Can we get in touch to discuss how these efforts can work together in more detail?

        It’s wonderful to see this moving forward. Keep up the excellent work.

        -Phil

        Philip Ashlock

        March 17, 2010 at 8:08 pm

      • Phil: Sure, no problem

        countculture

        March 17, 2010 at 8:10 pm

  2. This is a brilliant idea. Let me know if I can be any help.

    jamie

    March 5, 2010 at 6:30 am

  3. I stumbled across this looking for a list of elected positions and when due for re-election. Fairly static data only changes when boundaries change or authorities go unitary. And, it would give people advanced notice so they could prepare to challenge incumbants.

    I suppose this is a bit too radical.

    Roy Benford

    March 9, 2010 at 4:27 pm

  4. […] Some truly inspirational stuff about the impacts of linked and open public data on safety, disaster relief and equalities in service provision. There’s even a great example of polling data in Afghanistan. Looks like they have more open data than we do on local elections, though hopefully that will soon change (read a bit about the Open Elections project […]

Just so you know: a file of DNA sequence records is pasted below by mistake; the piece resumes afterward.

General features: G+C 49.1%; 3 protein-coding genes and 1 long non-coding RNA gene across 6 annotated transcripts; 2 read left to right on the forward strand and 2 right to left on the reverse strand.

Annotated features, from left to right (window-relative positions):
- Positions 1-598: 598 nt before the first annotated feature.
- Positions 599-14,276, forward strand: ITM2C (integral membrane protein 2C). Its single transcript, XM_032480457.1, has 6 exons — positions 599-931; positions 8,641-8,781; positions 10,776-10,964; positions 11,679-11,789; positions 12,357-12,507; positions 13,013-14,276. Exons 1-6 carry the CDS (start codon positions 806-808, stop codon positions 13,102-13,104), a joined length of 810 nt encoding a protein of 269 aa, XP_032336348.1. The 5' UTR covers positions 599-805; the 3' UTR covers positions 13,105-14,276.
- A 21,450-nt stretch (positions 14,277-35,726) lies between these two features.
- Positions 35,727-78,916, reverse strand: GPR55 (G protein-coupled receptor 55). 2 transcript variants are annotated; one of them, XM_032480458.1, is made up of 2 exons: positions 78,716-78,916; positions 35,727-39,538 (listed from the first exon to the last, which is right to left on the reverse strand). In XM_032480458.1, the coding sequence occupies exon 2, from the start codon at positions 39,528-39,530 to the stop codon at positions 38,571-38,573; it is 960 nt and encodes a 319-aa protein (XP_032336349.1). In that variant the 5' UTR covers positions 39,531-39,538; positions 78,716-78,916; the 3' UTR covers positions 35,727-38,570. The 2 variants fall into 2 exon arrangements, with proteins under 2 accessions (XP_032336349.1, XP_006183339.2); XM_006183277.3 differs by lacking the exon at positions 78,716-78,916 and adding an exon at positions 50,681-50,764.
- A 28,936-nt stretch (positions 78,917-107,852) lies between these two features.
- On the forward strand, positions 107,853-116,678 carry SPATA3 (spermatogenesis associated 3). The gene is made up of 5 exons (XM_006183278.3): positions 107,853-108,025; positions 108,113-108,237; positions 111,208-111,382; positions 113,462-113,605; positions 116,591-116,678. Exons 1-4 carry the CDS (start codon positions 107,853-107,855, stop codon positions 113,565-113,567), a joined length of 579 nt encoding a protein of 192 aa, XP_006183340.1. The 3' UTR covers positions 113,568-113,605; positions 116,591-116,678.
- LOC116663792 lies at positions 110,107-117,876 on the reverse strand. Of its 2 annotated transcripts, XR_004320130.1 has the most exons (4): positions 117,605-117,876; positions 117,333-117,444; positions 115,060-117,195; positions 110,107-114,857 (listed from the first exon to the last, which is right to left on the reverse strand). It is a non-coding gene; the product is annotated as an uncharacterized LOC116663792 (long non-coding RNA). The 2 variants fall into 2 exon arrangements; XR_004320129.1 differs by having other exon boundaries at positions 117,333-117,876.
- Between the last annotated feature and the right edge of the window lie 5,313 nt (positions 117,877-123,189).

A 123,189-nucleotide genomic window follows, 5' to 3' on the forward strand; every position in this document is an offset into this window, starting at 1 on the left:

5. Have you tried just contacting the local authority concerned? Not all authorities have websites, but town clerks are usually pretty helpful if you want to know about election results.

    This site seems a bit like reinventing the wheel.

    David

    March 17, 2010 at 3:13 pm

    • Think you’re missing the point somehow. That’s rather like saying why should councils have websites, when you can wander down to the town hall…

      The point is to make the information as data, so you have access to it in a variety of ways, and can compare with with related data (other areas, elections etc).

      countculture

      March 17, 2010 at 3:19 pm

  6. […] I also posted recently about scraping election data from Lichfield Council (Screenscraping With Google Spreadsheets App Script and the =importHTML Formula), again prompted by work @countculture is doing around local government (Introducing the Open Election Project: tiny steps towards opening local elections). […]